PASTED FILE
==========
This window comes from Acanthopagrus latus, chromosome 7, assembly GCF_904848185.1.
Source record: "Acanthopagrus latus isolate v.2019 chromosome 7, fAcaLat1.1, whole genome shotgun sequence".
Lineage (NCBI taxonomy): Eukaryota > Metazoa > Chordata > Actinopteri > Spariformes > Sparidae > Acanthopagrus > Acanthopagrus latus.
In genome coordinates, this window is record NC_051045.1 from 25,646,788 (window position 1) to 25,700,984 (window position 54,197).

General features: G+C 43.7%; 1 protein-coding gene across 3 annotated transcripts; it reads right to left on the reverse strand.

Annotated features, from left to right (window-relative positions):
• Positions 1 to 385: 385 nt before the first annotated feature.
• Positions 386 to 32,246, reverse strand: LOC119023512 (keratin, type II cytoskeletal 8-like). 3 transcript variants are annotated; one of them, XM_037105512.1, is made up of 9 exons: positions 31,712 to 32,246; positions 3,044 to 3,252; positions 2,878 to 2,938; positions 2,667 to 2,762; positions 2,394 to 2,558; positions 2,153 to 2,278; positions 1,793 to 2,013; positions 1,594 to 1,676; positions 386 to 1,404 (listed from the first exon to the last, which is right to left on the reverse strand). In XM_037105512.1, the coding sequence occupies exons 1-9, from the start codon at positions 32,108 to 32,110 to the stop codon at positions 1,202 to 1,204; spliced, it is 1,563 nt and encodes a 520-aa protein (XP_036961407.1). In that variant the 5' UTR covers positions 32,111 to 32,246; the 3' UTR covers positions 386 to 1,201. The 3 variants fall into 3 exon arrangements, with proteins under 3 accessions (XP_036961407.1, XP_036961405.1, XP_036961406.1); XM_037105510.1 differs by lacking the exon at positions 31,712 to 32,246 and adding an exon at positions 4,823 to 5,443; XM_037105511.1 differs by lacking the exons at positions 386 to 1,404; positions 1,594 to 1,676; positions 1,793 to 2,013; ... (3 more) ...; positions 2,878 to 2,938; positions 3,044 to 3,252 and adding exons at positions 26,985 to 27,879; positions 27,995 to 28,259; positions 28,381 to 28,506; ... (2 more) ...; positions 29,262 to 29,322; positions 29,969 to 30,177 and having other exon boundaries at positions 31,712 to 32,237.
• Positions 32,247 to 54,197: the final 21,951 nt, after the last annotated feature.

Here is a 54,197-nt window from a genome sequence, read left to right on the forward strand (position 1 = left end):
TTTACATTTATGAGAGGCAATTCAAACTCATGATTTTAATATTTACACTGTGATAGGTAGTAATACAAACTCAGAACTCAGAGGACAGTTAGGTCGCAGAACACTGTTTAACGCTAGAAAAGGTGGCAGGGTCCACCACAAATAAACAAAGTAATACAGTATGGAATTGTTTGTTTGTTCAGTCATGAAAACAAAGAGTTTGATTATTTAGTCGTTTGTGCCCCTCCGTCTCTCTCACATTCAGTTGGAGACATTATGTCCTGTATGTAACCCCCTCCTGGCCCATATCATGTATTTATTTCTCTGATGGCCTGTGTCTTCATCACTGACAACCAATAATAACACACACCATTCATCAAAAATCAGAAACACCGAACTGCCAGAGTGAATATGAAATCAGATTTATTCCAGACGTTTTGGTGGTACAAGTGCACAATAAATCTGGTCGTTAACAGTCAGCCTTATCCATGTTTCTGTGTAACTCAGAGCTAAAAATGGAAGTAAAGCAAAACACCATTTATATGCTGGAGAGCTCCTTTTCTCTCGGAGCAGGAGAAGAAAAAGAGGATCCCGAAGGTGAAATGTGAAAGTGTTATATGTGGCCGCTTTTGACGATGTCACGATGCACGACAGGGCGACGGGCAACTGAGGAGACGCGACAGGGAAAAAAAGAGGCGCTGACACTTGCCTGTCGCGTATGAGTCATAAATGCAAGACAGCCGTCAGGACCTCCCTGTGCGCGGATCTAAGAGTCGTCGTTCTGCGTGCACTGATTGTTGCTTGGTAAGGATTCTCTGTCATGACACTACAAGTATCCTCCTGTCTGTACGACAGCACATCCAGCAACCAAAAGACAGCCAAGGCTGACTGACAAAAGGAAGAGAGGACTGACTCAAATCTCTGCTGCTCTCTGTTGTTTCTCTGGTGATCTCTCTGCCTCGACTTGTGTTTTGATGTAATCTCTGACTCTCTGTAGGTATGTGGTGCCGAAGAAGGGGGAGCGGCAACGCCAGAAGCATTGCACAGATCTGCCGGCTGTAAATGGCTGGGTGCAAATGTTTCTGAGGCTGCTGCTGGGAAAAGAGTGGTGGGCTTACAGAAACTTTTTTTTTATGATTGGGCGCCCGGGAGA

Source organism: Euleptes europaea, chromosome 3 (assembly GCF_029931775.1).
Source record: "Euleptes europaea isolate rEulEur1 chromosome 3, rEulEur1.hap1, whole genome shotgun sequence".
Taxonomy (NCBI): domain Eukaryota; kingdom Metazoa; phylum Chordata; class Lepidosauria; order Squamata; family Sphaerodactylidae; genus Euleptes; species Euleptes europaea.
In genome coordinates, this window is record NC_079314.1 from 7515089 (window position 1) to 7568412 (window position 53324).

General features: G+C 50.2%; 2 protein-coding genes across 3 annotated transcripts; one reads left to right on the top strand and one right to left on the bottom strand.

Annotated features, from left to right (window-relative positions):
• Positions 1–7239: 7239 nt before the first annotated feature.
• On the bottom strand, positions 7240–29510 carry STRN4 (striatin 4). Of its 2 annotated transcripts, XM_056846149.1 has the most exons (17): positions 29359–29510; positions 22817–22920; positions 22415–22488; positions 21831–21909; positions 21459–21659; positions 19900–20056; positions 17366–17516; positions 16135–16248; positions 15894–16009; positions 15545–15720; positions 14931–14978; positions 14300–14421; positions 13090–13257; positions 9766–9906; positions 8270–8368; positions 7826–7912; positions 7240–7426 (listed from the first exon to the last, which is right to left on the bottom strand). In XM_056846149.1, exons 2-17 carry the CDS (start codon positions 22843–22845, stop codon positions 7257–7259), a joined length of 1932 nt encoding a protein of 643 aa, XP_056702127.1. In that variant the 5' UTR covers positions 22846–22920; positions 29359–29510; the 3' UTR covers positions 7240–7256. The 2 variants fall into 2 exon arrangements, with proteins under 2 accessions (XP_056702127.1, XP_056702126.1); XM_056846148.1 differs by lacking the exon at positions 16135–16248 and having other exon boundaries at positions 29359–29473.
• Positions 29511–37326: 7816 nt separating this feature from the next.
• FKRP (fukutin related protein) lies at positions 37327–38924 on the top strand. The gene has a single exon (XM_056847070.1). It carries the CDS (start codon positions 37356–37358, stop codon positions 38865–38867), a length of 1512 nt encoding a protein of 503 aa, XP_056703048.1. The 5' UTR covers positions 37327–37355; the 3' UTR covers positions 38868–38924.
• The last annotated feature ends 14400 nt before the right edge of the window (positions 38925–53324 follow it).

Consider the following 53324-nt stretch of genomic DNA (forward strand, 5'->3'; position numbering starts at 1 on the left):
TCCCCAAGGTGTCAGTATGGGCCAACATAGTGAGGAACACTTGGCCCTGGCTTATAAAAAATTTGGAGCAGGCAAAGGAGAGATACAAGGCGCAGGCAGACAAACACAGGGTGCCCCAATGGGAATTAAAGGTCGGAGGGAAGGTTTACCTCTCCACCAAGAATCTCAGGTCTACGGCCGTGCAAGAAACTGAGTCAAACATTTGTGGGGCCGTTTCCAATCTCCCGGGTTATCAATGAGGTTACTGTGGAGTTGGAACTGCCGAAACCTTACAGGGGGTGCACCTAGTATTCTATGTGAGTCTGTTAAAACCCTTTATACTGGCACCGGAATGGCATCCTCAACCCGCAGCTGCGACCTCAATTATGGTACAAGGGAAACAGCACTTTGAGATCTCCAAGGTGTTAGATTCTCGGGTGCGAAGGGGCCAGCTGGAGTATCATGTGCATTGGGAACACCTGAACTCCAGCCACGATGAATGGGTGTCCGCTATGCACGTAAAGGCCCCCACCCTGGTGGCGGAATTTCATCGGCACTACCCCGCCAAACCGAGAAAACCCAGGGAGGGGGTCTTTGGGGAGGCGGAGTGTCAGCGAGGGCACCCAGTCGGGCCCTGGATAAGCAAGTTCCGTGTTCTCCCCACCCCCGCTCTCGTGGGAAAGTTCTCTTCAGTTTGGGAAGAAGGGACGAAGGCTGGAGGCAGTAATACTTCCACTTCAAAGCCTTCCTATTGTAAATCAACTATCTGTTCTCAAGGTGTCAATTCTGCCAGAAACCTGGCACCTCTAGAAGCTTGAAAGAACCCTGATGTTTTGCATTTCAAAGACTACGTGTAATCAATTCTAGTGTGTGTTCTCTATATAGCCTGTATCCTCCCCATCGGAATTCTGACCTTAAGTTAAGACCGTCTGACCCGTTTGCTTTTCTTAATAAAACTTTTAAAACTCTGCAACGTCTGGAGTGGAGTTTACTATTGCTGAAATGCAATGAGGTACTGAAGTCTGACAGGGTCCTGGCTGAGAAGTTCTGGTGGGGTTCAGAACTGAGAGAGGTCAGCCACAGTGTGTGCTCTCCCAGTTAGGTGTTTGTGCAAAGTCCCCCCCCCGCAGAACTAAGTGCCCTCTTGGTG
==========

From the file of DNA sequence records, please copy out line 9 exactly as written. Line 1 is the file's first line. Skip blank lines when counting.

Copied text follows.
• Positions 32,247 to 54,197: the final 21,951 nt, after the last annotated feature.